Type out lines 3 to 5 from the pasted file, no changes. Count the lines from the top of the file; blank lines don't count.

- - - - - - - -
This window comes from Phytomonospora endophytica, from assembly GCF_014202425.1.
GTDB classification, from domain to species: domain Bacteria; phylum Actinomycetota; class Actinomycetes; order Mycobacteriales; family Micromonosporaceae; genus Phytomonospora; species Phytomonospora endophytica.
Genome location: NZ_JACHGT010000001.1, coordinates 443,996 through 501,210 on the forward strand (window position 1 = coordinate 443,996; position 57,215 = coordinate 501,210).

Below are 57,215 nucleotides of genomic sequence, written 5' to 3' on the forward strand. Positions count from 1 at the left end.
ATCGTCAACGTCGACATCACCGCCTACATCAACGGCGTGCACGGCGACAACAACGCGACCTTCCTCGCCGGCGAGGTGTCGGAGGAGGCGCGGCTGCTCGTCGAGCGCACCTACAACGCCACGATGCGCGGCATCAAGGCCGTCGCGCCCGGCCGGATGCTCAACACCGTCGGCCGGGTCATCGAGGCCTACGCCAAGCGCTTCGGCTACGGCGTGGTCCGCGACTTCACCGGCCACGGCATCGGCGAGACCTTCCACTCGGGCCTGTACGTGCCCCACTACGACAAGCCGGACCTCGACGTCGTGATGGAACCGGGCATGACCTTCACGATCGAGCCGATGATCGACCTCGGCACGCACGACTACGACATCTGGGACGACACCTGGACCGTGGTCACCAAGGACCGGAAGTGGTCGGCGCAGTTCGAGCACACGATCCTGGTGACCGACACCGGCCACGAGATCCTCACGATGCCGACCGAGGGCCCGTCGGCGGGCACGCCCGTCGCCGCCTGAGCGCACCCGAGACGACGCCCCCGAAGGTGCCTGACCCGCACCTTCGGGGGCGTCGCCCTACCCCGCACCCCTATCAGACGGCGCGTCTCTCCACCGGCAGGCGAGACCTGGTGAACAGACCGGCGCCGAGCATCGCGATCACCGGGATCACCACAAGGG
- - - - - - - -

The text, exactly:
Genome location: NZ_JACHGT010000001.1, coordinates 443,996 through 501,210 on the forward strand (window position 1 = coordinate 443,996; position 57,215 = coordinate 501,210).

Below are 57,215 nucleotides of genomic sequence, written 5' to 3' on the forward strand. Positions count from 1 at the left end.
ATCGTCAACGTCGACATCACCGCCTACATCAACGGCGTGCACGGCGACAACAACGCGACCTTCCTCGCCGGCGAGGTGTCGGAGGAGGCGCGGCTGCTCGTCGAGCGCACCTACAACGCCACGATGCGCGGCATCAAGGCCGTCGCGCCCGGCCGGATGCTCAACACCGTCGGCCGGGTCATCGAGGCCTACGCCAAGCGCTTCGGCTACGGCGTGGTCCGCGACTTCACCGGCCACGGCATCGGCGAGACCTTCCACTCGGGCCTGTACGTGCCCCACTACGACAAGCCGGACCTCGACGTCGTGATGGAACCGGGCATGACCTTCACGATCGAGCCGATGATCGACCTCGGCACGCACGACTACGACATCTGGGACGACACCTGGACCGTGGTCACCAAGGACCGGAAGTGGTCGGCGCAGTTCGAGCACACGATCCTGGTGACCGACACCGGCCACGAGATCCTCACGATGCCGACCGAGGGCCCGTCGGCGGGCACGCCCGTCGCCGCCTGAGCGCACCCGAGACGACGCCCCCGAAGGTGCCTGACCCGCACCTTCGGGGGCGTCGCCCTACCCCGCACCCCTATCAGACGGCGCGTCTCTCCACCGGCAGGCGAGACCTGGTGAACAGACCGGCGCCGAGCATCGCGATCACCGGGATCACCACAAGGG